The Boston Beer Company, Inc., well known for producing the Samuel Adams brand of beers, recently announced that it has appointed Quincy Troupe as its new vice president of supply chain.
Although this is the first time he will be working for a brewing company, Troupe is no stranger to the food and beverage industry. According to the press release, he has previously held several positions with Campbell Soup Company, Inc, including Pepperidge Farm vice president of manufacturing and supply chain strategy. He has also worked in the operational management division of Mars, Inc.
Boston Brewery adjusts executive management team
"Quincy's experience in overseeing the supply chain for business units of respected food and beverage companies will be a great addition to the Company's leadership team," Boston Beer Co. CEO Martin Roper stated. "This is particularly important as our supply chain and the diversity of our offerings continue to expand and becomes more complex."
Troupe will assume his responsibilities later this month, which the source noted includes managing the safety, quality and scheduling of brewery production and operations.
BrewBound.com pointed out that this is not the first change the beer-maker has recently made to its senior management team. For example, last month the company announced Frank Smalla, who previously worked as a Kraft Food executive, will take over the senior vice president of finance role.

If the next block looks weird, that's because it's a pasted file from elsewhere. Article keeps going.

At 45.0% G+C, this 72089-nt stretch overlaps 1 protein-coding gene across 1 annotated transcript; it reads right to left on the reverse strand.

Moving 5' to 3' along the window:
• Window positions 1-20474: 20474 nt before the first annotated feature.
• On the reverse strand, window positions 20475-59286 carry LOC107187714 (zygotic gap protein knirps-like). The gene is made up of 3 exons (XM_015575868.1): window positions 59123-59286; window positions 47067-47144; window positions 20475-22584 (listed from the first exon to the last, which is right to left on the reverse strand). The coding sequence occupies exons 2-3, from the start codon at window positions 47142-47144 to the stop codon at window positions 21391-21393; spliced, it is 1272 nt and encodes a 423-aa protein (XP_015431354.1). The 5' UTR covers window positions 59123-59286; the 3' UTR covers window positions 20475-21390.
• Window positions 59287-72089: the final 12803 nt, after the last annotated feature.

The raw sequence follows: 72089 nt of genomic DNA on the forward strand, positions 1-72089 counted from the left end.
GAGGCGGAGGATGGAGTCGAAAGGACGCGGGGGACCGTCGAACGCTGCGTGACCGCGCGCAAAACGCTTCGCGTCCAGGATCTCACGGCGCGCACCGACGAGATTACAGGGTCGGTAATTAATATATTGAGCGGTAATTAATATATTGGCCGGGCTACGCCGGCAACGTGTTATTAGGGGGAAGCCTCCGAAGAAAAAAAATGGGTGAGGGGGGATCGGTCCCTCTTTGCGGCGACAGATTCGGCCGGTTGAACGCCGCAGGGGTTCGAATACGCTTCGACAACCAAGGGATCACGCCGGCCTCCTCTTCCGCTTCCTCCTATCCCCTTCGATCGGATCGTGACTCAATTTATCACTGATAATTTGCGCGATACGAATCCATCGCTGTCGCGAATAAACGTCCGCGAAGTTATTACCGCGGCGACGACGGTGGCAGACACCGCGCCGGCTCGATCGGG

Craft beer industry expansion
It is probably no coincidence that the business is adjusting its corporate leaders at a time of heightened industry competition, the source suggested. Boston Beer Co., which has been in business for 32 years and offers a wide range of products such as cider and alcoholic tea and soda drinks, is forced to maintain a competitive edge in a rapidly growing market.
In December 2015, the Brewers Association revealed that there are currently a total of 4,144 breweries in the United States, setting a new record high. The sourced noted that, prior to this review, the all-time high was in 1873 when there were 4,131 breweries.
IRI Worldwide also conducted research that found the store sales of Samuel Adams seasonal beers dropped by 9.5 percent last year, BrewBound.com reported.
In his statement, Troupe said that he has long been a fan of Boston Beer Co. and is looking forward to contributing to the craft beer-maker's progression.